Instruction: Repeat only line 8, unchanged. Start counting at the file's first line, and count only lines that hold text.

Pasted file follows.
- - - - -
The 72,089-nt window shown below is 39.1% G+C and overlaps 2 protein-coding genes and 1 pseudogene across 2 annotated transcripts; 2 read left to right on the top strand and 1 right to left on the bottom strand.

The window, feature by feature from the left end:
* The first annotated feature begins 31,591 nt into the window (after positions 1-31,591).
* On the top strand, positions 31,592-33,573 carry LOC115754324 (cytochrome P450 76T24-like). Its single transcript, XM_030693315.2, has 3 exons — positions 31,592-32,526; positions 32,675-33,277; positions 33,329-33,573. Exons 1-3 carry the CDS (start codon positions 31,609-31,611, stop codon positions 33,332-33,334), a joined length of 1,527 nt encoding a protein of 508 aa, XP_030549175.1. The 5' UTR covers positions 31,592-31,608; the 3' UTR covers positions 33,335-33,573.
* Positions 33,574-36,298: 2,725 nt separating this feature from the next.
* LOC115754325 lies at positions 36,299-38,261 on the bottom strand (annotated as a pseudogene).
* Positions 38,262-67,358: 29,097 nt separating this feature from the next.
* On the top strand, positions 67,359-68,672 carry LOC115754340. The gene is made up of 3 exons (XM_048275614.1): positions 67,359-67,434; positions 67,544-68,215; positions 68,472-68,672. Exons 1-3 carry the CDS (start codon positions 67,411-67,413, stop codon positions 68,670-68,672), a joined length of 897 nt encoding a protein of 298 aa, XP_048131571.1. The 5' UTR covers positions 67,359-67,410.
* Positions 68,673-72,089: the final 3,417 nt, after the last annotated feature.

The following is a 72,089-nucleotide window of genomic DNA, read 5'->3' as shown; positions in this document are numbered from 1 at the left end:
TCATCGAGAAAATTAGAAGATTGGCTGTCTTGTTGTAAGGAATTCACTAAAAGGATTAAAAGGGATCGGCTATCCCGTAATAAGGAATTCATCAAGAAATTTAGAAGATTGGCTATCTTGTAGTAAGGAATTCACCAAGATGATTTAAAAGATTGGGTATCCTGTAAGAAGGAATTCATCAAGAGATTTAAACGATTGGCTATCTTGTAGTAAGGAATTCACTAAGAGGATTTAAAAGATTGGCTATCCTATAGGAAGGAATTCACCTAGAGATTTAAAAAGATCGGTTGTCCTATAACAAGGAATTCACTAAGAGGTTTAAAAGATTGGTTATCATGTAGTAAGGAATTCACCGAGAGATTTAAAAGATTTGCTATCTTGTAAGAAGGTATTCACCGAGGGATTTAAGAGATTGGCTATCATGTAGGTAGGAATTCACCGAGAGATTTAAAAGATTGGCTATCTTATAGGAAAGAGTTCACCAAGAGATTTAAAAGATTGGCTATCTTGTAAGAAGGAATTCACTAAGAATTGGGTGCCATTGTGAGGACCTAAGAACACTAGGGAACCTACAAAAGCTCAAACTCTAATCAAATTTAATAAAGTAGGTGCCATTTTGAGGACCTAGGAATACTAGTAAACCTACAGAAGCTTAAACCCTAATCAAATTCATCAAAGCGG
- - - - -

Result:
* On the top strand, positions 67,359-68,672 carry LOC115754340. The gene is made up of 3 exons (XM_048275614.1): positions 67,359-67,434; positions 67,544-68,215; positions 68,472-68,672. Exons 1-3 carry the CDS (start codon positions 67,411-67,413, stop codon positions 68,670-68,672), a joined length of 897 nt encoding a protein of 298 aa, XP_048131571.1. The 5' UTR covers positions 67,359-67,410.